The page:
The Star of the East: Umm Kulthum and the birth of the Arab diva
Born Fatima Ibrahim es-Sayyed in 1898 in a small village in the Nile Delta, the young girl who would become Umm Kulthum earned a reputation for a powerful voice with which she would sing religious odes.
Her father, a Quran reciter, would sing religious songs at weddings and special occasions to earn some extra money, and when his daughter's talents became apparent, he started taking her with him to perform.
At the time, it was uncommon for girls to attend such gatherings, let alone sing at them, especially within conservative communities. Nevertheless, Umm Kulthum's father noticed his daughter's prodigious voice and disguised her as a boy in order to let her perform.
Despite the social taboos involved with women singing, Umm Kulthum made an impression on her father for her ability to distinguish between different tones and her musical depth, which could captivate audiences. Wanting to ensure that his daughter's potential was fulfilled, he moved her to Cairo in 1923, where she trained under some of Egypt's best poets, musicians and teachers.
While in Cairo, Umm Kulthum began diversifying the type of songs she performed, from exclusively religious songs to ones in the classical Arabic style. Her look also changed, from traditional outfits to those more influenced by European styles.
(All illustrations by Mohamad Elaasar.)
Not everyone in Cairo immediately warmed to Umm Kulthum, due to her peasant background and a demeanour that was considered working class and uncouth. However, the strength of her voice and abilities as a performer slowly turned doubters into believers. Her performances at smaller venues earned her opportunities to sing at bigger stages, until the 1930s, when she was invited to perform on Egyptian state-run radio. This secured her status as one of the Arab world’s best singers, and before the age of television in the 1940s and 50s it was common for families to wait by the radio in anticipation of her songs.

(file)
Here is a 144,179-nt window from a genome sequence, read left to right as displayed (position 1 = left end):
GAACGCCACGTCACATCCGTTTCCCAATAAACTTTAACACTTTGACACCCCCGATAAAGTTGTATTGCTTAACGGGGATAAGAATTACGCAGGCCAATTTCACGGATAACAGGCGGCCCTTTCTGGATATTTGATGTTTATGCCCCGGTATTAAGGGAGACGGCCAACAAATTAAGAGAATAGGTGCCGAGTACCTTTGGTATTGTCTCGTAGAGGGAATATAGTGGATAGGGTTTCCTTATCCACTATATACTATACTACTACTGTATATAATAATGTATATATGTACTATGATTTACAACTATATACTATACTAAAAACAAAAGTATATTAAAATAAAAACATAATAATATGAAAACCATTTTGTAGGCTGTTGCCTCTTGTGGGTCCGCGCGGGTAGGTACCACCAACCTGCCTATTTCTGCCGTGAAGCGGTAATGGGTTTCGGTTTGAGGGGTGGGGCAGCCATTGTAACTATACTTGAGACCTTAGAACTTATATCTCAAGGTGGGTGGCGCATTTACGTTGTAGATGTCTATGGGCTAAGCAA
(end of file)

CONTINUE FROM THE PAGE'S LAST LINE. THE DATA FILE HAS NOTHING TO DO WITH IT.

Umm Kulthum's radio segments were weekly and her broadcasted concerts would sometimes last for as long as five hours at a time. They were an opportunity for her audience to escape the troubles of everyday life and political instability. While primarily a singer, Umm Kulthum also appeared in a number of films, primarily musicals.
While her songs were mainly influenced by traditional Arabic poetry and its associated themes of love and longing, the latter half of her career was heavily influenced by prevailing nationalist sentiments. Egyptian President Gamal Abdel Nasser, the country's second republican leader, would often broadcast his speeches off the back of Umm Kulthum songs, and the singer herself toured Europe, raising money for her country during conflicts with Israel.
Umm Kulthum carried on performing until the 1970s, when she started experiencing kidney problems. She died in 1975 from kidney failure, with her funeral drawing around four million mourners in Egypt. Her coffin was carried on the shoulders of mourners for hours on the streets.
Decades after her death her legacy remains unmatched, and in many ways the Egyptian singer remains the archetype for all Arab divas. Her songs are still regularly played on TV and radio, with many singers attempting to remix her tracks for modern audiences.
This article is available in French on Middle East Eye French edition.